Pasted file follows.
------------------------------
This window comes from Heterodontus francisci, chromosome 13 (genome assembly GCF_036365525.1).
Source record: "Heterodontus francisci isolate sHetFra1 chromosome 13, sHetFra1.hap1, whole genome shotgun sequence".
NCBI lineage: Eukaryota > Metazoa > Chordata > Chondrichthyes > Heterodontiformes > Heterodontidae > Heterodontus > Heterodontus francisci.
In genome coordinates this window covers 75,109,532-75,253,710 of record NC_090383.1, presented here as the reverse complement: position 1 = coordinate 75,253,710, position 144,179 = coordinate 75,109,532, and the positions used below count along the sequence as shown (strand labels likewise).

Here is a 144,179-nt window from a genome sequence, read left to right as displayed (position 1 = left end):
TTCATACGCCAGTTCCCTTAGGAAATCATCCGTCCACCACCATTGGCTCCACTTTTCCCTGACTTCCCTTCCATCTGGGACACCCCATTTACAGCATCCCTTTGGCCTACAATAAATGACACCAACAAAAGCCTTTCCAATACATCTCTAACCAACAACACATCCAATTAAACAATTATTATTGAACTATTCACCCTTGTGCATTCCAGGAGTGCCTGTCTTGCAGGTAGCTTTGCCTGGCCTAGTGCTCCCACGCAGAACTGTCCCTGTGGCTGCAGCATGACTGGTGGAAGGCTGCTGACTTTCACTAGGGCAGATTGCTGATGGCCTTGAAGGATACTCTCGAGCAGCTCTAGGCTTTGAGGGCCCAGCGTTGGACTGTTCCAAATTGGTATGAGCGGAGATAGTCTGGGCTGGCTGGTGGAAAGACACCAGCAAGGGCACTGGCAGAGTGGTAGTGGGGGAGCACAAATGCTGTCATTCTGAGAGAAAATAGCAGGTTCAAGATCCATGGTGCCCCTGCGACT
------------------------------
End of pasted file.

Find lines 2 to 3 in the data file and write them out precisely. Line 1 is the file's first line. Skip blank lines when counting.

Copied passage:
Source record: "Heterodontus francisci isolate sHetFra1 chromosome 13, sHetFra1.hap1, whole genome shotgun sequence".
NCBI lineage: Eukaryota > Metazoa > Chordata > Chondrichthyes > Heterodontiformes > Heterodontidae > Heterodontus > Heterodontus francisci.